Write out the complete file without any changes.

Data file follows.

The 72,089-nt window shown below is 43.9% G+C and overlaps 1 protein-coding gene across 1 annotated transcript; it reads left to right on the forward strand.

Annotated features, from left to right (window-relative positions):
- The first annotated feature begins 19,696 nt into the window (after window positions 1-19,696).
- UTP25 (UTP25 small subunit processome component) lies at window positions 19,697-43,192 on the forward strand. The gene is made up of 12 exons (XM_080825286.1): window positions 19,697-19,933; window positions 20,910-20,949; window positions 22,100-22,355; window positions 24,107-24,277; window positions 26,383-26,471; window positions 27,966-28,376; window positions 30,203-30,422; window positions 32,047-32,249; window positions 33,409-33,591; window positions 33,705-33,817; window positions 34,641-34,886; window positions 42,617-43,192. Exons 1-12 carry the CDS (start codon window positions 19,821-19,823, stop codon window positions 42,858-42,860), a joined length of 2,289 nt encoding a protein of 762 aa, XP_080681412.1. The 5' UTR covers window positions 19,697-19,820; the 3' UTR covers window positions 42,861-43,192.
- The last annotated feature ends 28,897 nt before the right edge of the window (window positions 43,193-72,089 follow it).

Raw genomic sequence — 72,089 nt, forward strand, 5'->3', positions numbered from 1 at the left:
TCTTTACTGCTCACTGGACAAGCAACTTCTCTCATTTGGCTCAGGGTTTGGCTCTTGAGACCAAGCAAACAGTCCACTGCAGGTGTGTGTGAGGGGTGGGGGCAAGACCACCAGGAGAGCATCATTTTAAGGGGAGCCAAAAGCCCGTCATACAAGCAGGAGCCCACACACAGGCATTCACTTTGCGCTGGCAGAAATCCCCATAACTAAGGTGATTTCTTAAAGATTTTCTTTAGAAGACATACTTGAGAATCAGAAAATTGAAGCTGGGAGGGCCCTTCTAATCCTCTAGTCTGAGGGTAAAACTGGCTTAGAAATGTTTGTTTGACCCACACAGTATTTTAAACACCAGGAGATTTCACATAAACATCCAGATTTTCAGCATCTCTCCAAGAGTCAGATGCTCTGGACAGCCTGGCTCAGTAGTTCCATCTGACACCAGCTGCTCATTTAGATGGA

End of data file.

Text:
The 72,089-nt window shown below is 43.9% G+C and overlaps 1 protein-coding gene across 1 annotated transcript; it reads left to right on the forward strand.

Annotated features, from left to right (window-relative positions):
- The first annotated feature begins 19,696 nt into the window (after window positions 1-19,696).
- UTP25 (UTP25 small subunit processome component) lies at window positions 19,697-43,192 on the forward strand. The gene is made up of 12 exons (XM_080825286.1): window positions 19,697-19,933; window positions 20,910-20,949; window positions 22,100-22,355; window positions 24,107-24,277; window positions 26,383-26,471; window positions 27,966-28,376; window positions 30,203-30,422; window positions 32,047-32,249; window positions 33,409-33,591; window positions 33,705-33,817; window positions 34,641-34,886; window positions 42,617-43,192. Exons 1-12 carry the CDS (start codon window positions 19,821-19,823, stop codon window positions 42,858-42,860), a joined length of 2,289 nt encoding a protein of 762 aa, XP_080681412.1. The 5' UTR covers window positions 19,697-19,820; the 3' UTR covers window positions 42,861-43,192.
- The last annotated feature ends 28,897 nt before the right edge of the window (window positions 43,193-72,089 follow it).

Raw genomic sequence — 72,089 nt, forward strand, 5'->3', positions numbered from 1 at the left:
TCTTTACTGCTCACTGGACAAGCAACTTCTCTCATTTGGCTCAGGGTTTGGCTCTTGAGACCAAGCAAACAGTCCACTGCAGGTGTGTGTGAGGGGTGGGGGCAAGACCACCAGGAGAGCATCATTTTAAGGGGAGCCAAAAGCCCGTCATACAAGCAGGAGCCCACACACAGGCATTCACTTTGCGCTGGCAGAAATCCCCATAACTAAGGTGATTTCTTAAAGATTTTCTTTAGAAGACATACTTGAGAATCAGAAAATTGAAGCTGGGAGGGCCCTTCTAATCCTCTAGTCTGAGGGTAAAACTGGCTTAGAAATGTTTGTTTGACCCACACAGTATTTTAAACACCAGGAGATTTCACATAAACATCCAGATTTTCAGCATCTCTCCAAGAGTCAGATGCTCTGGACAGCCTGGCTCAGTAGTTCCATCTGACACCAGCTGCTCATTTAGATGGA